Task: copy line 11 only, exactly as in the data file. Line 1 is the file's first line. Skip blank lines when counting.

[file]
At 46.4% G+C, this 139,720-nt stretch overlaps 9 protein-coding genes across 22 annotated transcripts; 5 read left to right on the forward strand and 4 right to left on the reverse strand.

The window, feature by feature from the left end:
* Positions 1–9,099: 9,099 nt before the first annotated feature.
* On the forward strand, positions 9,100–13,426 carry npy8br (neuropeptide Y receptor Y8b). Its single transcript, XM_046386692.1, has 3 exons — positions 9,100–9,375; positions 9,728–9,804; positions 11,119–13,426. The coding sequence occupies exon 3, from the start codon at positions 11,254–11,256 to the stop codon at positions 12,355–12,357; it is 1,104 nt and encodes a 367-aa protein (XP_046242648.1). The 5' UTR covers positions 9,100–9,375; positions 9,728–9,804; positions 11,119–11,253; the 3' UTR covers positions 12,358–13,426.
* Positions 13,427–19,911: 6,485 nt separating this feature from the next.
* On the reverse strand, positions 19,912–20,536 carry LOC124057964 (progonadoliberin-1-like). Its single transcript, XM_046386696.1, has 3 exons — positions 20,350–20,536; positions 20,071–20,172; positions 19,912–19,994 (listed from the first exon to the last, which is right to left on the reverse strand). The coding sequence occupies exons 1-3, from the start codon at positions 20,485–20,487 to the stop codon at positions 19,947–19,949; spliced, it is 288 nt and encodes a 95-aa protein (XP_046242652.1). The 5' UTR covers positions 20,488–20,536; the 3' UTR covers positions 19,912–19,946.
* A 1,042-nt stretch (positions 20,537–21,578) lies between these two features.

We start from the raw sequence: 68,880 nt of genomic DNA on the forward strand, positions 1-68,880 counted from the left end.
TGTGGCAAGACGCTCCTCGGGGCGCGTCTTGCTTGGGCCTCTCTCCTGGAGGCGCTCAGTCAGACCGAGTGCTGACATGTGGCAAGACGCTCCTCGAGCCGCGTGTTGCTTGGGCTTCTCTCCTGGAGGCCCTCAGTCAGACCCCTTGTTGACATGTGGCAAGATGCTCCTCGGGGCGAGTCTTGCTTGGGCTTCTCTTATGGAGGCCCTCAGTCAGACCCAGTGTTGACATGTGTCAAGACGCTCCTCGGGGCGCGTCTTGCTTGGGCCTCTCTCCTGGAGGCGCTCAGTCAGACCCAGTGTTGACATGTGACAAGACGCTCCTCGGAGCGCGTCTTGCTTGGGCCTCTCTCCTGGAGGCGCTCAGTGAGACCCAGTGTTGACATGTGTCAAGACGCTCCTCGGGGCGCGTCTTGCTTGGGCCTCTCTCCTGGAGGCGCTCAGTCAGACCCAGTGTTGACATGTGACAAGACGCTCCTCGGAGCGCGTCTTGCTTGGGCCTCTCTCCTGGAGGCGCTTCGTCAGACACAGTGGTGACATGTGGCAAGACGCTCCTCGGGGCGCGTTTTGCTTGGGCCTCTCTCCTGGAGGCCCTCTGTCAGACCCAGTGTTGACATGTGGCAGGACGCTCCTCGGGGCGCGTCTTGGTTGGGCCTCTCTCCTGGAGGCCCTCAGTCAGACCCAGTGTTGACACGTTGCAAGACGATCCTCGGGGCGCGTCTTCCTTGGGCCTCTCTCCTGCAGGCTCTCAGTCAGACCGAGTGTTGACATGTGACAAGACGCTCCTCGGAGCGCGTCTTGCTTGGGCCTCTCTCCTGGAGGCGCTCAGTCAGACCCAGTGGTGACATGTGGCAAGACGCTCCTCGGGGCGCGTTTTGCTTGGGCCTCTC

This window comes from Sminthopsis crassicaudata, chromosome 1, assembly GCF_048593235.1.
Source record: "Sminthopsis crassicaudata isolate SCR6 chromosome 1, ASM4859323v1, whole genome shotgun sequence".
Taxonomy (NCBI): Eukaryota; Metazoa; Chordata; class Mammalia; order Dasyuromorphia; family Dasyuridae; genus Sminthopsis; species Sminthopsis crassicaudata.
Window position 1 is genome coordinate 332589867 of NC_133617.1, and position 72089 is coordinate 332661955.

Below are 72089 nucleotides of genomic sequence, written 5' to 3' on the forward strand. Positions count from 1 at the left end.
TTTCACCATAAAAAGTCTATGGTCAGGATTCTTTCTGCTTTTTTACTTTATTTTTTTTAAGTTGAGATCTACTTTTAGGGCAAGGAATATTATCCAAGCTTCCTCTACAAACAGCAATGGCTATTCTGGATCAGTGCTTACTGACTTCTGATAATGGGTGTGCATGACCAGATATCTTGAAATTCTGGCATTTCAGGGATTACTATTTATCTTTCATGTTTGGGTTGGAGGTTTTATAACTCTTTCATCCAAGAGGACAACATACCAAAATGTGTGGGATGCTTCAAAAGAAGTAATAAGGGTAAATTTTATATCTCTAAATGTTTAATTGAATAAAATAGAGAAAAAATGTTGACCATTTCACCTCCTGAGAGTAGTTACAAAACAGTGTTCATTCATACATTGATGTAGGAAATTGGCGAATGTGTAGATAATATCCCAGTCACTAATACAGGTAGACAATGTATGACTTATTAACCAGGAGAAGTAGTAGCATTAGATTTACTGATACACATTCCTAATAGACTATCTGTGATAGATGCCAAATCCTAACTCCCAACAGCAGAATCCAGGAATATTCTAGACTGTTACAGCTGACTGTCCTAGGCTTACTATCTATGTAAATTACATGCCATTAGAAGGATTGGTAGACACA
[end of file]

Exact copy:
Source record: "Sminthopsis crassicaudata isolate SCR6 chromosome 1, ASM4859323v1, whole genome shotgun sequence".